The court ruled that to a candidate franchisee some time ago essential information in the pre-contractual phase has been withheld. Ultimately, the franchisee justifiably dissolves the pre-agreement and the franchisor is sentenced to compensation for damages.
Franchisor and franchisee have jointly drawn up a business plan, in which the franchisor’s accounting firm has also made a financial forecast. At some point, the franchisee requests the franchisor for the underlying documents that formed the basis of the business plan, after the initial external financier of the franchise organization has withdrawn, the franchisee wants to know more. However, Franchisor does not provide these documents on the grounds that the business plan as such would be sufficient and that the underlying documents would contain sensitive business information that cannot be made available. The prospective franchisee slowly but surely loses faith in the franchisor, eventually rescinds the pre-agreement and claims damages from the franchisor.
The court ultimately ruled that the franchisor was indeed obliged to provide not only the business plan, but also the underlying documents to the prospective franchisee and that merely showing part of these documents is insufficient. The importance of this for the prospective franchisee has only increased after the initial external financing party withdrew. As a result of this course of events, the prospective franchisee has suffered damage and the franchisor must compensate the franchisee financially.
The court’s ruling shows once again that one should never think too lightly about the use of financial forecasts. If a franchisee requires underlying information, this must be provided. Incidentally, it is important that all relevant information is provided by the franchisor to the franchisee in the pre-contractual phase and therefore not just supporting documents for a financial forecast. It is part of the franchisor’s duty of care to carefully and fully inform the prospective franchisee and to provide maximum support during this phase.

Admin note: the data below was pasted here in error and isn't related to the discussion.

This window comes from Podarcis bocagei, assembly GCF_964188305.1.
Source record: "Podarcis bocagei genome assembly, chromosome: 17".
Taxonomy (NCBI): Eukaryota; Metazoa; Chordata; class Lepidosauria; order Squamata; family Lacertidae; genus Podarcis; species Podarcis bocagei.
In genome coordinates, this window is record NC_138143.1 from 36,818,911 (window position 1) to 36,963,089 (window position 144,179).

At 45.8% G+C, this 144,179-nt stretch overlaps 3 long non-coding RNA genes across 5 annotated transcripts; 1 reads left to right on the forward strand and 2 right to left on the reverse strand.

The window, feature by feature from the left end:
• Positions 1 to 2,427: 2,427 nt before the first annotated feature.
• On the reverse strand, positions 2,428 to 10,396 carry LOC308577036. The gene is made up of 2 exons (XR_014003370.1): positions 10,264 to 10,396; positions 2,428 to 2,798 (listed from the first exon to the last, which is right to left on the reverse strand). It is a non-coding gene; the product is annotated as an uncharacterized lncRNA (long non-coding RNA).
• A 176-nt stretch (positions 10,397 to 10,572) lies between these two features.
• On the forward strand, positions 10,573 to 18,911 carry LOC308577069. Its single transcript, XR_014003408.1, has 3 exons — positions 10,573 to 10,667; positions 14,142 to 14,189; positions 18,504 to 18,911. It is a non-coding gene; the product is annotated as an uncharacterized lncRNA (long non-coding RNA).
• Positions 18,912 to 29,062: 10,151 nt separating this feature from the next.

It is also relevant in this ruling that the activities of the external auditor are directly attributed to the franchisor, even if there is a direct legal relationship between the candidate franchisee and that external auditor. This also shows that the franchisor has a very clear and far-reaching duty of care in the pre-contractual phase, where it concerns financial forecasts for the benefit of the prospective franchisee. If the franchisor is negligent at that stage, for example, as this case shows, by not providing underlying information, this can lead to liability of that franchisor and damages to the franchisee.
Mr Th.R. Ludwig – Franchise Attorney
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